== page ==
“analogous value of metaphor is well documented in this respect and you reveal yourself to be less well informed about this subject than you pretend when you denigrate the process.” Thank you, artfulD, but I understand how metaphor works. That’s exactly why I was asking you about the way in which you were using the term. Metaphors help explain things, but they cease to be useful when people impute additional attributes of a metaphorical explanation to the actual process they’re trying to explain.

    That’s why I asked the questions I did; I wanted to know if you thought cells were actually intelligent, or just had behaviors that could be illustrated with an intelligence or choice metaphor. Your answer to the question seems to say that you mean they are actually intelligent–and that your use of “intelligence” is more than metaphor. I don’t think this is what Wolpert was saying, although I do think that’s exactly what Elliot Jacques’ book was trying to say.

    He writes, “What can be observed is that [an] ameba seems to be purposefully engaged in seeking things. It is surely not going too far to conclude that it has some sort of intention” (page 108). I think that might be going just a little too far, don’t you? Can we impute intentions to things just because they “seem purposefully engaged in seeking things”? My roomba explores my apartment selecting dust and dirt to consume, but leaves all my other stuff alone, before seeking out sustenance from its wall dock. If I came from a technologically primitive society, I might think that thing was alive–a sort of filth-eating, hard-shelled mollusk or something. My dog, whatever his level of self-awareness or intelligence, probably already does.

    Jacques states that “[the ameba] is using judgment and making choices” because it has feelers that push out into the environment and snatch yummy stuff but retract when they come into contact with gross or dangerous stuff. As you said previously, those reactions are “like” programming, or instinct. But the roomba has actual programming, and we don’t consider it to be alive or thinking. In fact, people rarely equate instinct or programming with intelligence. To the contrary, to say that someone or something is “programmed” or “instinctual” implies that deliberation isn’t happening.

    Jacques, it should be noted, was a psychoanalyst by training, a psychologist by occupation, and went to medical school briefly. He’s not a biologist or a chemist; he’s trying to explain behavior with the tools he was trained to use–notions of desire and disgust. The chapter makes several references to Freudian psychology and the role of the subconciousis in decision-making. He makes some mistakes in reasoning, like the statement “if an ameba has this behavioral (nonlinguistic) knowledge, then so do all living things.” The conclusion of that sentence does not follow from its premise. He offers arguments about Aristotle, Kant, and Karl Popper. He also outlines a system of “Laws of Behavior in Living Organical Systems” based on Newton’s “Laws of Motion in Mechanical Systems” that I really don’t have time to go into (if anyone’s interested, it’s on p. 114)–but it should suffice to say that you can’t just import wholesale behaviors from one class of things into another.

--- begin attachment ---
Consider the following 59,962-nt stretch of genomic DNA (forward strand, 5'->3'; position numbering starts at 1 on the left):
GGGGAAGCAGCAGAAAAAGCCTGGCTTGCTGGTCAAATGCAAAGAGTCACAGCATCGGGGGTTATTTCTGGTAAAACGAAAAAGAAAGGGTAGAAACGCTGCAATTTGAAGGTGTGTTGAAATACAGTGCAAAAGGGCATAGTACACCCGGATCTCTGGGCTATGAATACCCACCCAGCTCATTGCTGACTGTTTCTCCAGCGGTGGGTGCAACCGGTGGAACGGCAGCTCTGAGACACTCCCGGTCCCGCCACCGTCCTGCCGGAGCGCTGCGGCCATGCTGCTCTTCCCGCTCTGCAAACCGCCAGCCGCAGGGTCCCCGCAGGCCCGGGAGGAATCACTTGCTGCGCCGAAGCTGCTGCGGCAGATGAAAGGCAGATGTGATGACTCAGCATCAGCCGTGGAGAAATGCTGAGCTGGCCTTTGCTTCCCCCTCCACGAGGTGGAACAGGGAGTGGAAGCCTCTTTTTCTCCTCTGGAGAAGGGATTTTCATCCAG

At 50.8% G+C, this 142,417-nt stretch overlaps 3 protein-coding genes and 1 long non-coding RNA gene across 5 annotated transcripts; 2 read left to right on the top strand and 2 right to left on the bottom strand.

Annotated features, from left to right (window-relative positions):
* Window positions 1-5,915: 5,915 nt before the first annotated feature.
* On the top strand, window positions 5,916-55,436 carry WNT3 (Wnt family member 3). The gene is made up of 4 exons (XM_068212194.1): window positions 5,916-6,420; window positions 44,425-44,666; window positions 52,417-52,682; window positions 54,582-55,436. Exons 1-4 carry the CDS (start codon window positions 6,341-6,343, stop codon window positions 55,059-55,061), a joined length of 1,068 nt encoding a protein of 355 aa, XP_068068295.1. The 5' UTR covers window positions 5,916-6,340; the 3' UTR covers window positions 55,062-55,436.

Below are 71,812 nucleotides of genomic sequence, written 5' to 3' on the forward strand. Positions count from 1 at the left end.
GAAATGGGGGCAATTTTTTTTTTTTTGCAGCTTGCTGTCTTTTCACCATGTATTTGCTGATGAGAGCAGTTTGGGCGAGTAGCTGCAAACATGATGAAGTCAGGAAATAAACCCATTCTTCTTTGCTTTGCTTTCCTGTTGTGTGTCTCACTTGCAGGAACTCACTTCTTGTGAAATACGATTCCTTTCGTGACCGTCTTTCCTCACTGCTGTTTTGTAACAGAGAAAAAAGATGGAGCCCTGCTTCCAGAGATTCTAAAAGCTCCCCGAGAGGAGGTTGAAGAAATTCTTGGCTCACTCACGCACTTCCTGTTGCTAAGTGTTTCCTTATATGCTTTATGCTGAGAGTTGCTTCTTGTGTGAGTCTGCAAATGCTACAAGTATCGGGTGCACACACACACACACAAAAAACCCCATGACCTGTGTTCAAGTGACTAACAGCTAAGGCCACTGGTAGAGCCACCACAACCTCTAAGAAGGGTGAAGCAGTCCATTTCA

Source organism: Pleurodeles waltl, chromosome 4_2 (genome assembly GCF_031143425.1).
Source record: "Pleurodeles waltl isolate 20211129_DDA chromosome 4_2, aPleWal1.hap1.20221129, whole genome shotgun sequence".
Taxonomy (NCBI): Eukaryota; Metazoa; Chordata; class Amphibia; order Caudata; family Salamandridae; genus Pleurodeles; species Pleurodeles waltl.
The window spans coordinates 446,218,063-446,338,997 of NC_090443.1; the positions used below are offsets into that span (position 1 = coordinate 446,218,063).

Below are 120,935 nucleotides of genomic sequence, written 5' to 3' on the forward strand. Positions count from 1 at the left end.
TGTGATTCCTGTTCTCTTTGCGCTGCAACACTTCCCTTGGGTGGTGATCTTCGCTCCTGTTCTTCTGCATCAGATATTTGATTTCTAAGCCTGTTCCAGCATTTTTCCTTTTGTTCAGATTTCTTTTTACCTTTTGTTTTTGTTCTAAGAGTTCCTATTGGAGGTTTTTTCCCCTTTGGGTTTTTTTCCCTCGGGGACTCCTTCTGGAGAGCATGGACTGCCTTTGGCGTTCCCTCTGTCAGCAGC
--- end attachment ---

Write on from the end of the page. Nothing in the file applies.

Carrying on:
The reason I bring all this up is to show that this chapter of the book (I haven’t read the other parts) is basically philosophy. That’s okay. If you want to argue that, yes, microscopic organisms think, and so do computers, and roombas, and chemical reactions, etc., then that’s fine. If you want to say amebae have knowledge because they react to their environment in a way that looks like their exhibiting discretion, but the roomba doesn’t, that’s fine as well. You’re making a metaphysical claim that I can’t disprove, because you’re saying that reactions to stimuli necessarily imply knowledge (the word Jacques is using) or intelligence (the word you were using). I don’t agree with that use of either term, because I think that renders it useless, having turned “intelligent” or “knowledgeable” into a synonym for “reactive.” It looks to me like a philosophical version of literature’s “pathetic fallacy.”

  60. Watcheron 11 Dec 2009 at 11:32 pm

    It’s the assessment process that is “intelligent.”

    I understand that aspect of your argument.

    here’s no reason to posit that the executive center of cellular computations is located there

    Could you speculate where would be more likely? The more I think about it, the more it makes sense by this line of reasoning that the cell is just the sensory apparatus of the DNA. Any decisions made by the cell, in order to manifest the proper response to a stimuli, would need to ultimately affect the area that gives direction to the cell would it not? Manipulation of transcription factors which changes mRNA production is the terminal step in the processing of stimulus and the beginning of the actual response. The types of genes that are turned off or on determine the learning that the cell has gone through. Thus, specific proteins are manifest in the cell that mediates the stereotypical behavior that is the result of it’s past learning. Could we not say that it’s actually the gene’s (or DNA) themselves undergoing the learning? Any computation that would take place in the cytosol would be enzyme/protein related in some aspect (protein kinases and phosphatases) which, in all reality, are just projections or avatars of the DNA which must reside in a specific area so as not to get degraded.